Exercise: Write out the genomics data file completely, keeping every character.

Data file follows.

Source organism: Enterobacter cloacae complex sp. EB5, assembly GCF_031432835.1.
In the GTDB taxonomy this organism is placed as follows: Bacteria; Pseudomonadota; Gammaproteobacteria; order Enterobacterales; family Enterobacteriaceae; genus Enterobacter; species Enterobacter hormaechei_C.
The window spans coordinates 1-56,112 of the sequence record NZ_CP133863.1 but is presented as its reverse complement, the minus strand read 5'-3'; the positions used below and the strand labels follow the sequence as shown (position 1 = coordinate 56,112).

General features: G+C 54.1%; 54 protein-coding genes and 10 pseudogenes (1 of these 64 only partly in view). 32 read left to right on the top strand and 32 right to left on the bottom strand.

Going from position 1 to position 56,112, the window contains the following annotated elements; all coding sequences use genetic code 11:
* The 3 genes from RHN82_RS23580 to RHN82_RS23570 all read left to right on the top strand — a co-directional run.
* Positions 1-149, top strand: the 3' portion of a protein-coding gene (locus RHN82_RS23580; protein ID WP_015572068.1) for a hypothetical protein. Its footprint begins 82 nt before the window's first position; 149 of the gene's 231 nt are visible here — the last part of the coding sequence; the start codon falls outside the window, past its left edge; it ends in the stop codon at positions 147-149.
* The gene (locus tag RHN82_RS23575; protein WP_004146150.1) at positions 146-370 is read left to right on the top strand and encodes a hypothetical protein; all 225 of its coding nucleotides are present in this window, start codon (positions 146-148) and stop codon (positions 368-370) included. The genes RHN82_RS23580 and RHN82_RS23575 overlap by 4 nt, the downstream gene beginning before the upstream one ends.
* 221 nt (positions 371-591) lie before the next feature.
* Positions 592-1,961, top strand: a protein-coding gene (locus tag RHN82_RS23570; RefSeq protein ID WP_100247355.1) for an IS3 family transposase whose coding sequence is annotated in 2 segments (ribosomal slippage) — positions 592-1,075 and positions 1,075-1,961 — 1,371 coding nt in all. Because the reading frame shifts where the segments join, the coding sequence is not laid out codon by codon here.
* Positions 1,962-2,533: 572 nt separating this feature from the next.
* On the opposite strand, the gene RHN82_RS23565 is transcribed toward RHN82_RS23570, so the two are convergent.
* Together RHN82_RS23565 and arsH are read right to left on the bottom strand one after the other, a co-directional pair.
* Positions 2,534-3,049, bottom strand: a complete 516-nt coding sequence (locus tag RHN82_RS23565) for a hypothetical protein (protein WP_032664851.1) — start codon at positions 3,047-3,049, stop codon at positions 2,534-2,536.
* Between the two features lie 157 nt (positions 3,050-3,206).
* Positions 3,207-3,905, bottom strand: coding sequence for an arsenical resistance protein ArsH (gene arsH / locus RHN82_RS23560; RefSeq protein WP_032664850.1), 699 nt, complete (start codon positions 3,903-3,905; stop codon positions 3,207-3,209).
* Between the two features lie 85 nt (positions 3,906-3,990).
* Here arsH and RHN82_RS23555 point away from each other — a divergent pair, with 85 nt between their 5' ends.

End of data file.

Source organism: Enterobacter cloacae complex sp. EB5, assembly GCF_031432835.1.
In the GTDB taxonomy this organism is placed as follows: Bacteria; Pseudomonadota; Gammaproteobacteria; order Enterobacterales; family Enterobacteriaceae; genus Enterobacter; species Enterobacter hormaechei_C.
The window spans coordinates 1-56,112 of the sequence record NZ_CP133863.1 but is presented as its reverse complement, the minus strand read 5'-3'; the positions used below and the strand labels follow the sequence as shown (position 1 = coordinate 56,112).

General features: G+C 54.1%; 54 protein-coding genes and 10 pseudogenes (1 of these 64 only partly in view). 32 read left to right on the top strand and 32 right to left on the bottom strand.

Going from position 1 to position 56,112, the window contains the following annotated elements; all coding sequences use genetic code 11:
* The 3 genes from RHN82_RS23580 to RHN82_RS23570 all read left to right on the top strand — a co-directional run.
* Positions 1-149, top strand: the 3' portion of a protein-coding gene (locus RHN82_RS23580; protein ID WP_015572068.1) for a hypothetical protein. Its footprint begins 82 nt before the window's first position; 149 of the gene's 231 nt are visible here — the last part of the coding sequence; the start codon falls outside the window, past its left edge; it ends in the stop codon at positions 147-149.
* The gene (locus tag RHN82_RS23575; protein WP_004146150.1) at positions 146-370 is read left to right on the top strand and encodes a hypothetical protein; all 225 of its coding nucleotides are present in this window, start codon (positions 146-148) and stop codon (positions 368-370) included. The genes RHN82_RS23580 and RHN82_RS23575 overlap by 4 nt, the downstream gene beginning before the upstream one ends.
* 221 nt (positions 371-591) lie before the next feature.
* Positions 592-1,961, top strand: a protein-coding gene (locus tag RHN82_RS23570; RefSeq protein ID WP_100247355.1) for an IS3 family transposase whose coding sequence is annotated in 2 segments (ribosomal slippage) — positions 592-1,075 and positions 1,075-1,961 — 1,371 coding nt in all. Because the reading frame shifts where the segments join, the coding sequence is not laid out codon by codon here.
* Positions 1,962-2,533: 572 nt separating this feature from the next.
* On the opposite strand, the gene RHN82_RS23565 is transcribed toward RHN82_RS23570, so the two are convergent.
* Together RHN82_RS23565 and arsH are read right to left on the bottom strand one after the other, a co-directional pair.
* Positions 2,534-3,049, bottom strand: a complete 516-nt coding sequence (locus tag RHN82_RS23565) for a hypothetical protein (protein WP_032664851.1) — start codon at positions 3,047-3,049, stop codon at positions 2,534-2,536.
* Between the two features lie 157 nt (positions 3,050-3,206).
* Positions 3,207-3,905, bottom strand: coding sequence for an arsenical resistance protein ArsH (gene arsH / locus RHN82_RS23560; RefSeq protein WP_032664850.1), 699 nt, complete (start codon positions 3,903-3,905; stop codon positions 3,207-3,209).
* Between the two features lie 85 nt (positions 3,906-3,990).
* Here arsH and RHN82_RS23555 point away from each other — a divergent pair, with 85 nt between their 5' ends.